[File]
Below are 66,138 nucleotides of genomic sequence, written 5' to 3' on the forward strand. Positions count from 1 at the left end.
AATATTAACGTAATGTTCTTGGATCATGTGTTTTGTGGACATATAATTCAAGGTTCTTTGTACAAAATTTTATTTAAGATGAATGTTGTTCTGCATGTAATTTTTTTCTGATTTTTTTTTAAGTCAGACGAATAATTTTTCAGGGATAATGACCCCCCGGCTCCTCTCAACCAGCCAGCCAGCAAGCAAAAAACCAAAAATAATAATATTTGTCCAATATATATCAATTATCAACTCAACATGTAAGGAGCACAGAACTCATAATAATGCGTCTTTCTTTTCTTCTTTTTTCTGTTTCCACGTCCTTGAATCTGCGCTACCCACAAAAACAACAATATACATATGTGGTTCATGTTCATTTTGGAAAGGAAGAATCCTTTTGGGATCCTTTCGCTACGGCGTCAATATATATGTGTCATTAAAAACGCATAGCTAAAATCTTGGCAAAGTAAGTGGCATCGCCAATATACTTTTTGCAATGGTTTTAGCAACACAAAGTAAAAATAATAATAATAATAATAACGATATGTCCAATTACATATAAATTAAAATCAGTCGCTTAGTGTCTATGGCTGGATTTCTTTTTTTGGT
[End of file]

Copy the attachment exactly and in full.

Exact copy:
Below are 66,138 nucleotides of genomic sequence, written 5' to 3' on the forward strand. Positions count from 1 at the left end.
AATATTAACGTAATGTTCTTGGATCATGTGTTTTGTGGACATATAATTCAAGGTTCTTTGTACAAAATTTTATTTAAGATGAATGTTGTTCTGCATGTAATTTTTTTCTGATTTTTTTTTAAGTCAGACGAATAATTTTTCAGGGATAATGACCCCCCGGCTCCTCTCAACCAGCCAGCCAGCAAGCAAAAAACCAAAAATAATAATATTTGTCCAATATATATCAATTATCAACTCAACATGTAAGGAGCACAGAACTCATAATAATGCGTCTTTCTTTTCTTCTTTTTTCTGTTTCCACGTCCTTGAATCTGCGCTACCCACAAAAACAACAATATACATATGTGGTTCATGTTCATTTTGGAAAGGAAGAATCCTTTTGGGATCCTTTCGCTACGGCGTCAATATATATGTGTCATTAAAAACGCATAGCTAAAATCTTGGCAAAGTAAGTGGCATCGCCAATATACTTTTTGCAATGGTTTTAGCAACACAAAGTAAAAATAATAATAATAATAATAACGATATGTCCAATTACATATAAATTAAAATCAGTCGCTTAGTGTCTATGGCTGGATTTCTTTTTTTGGT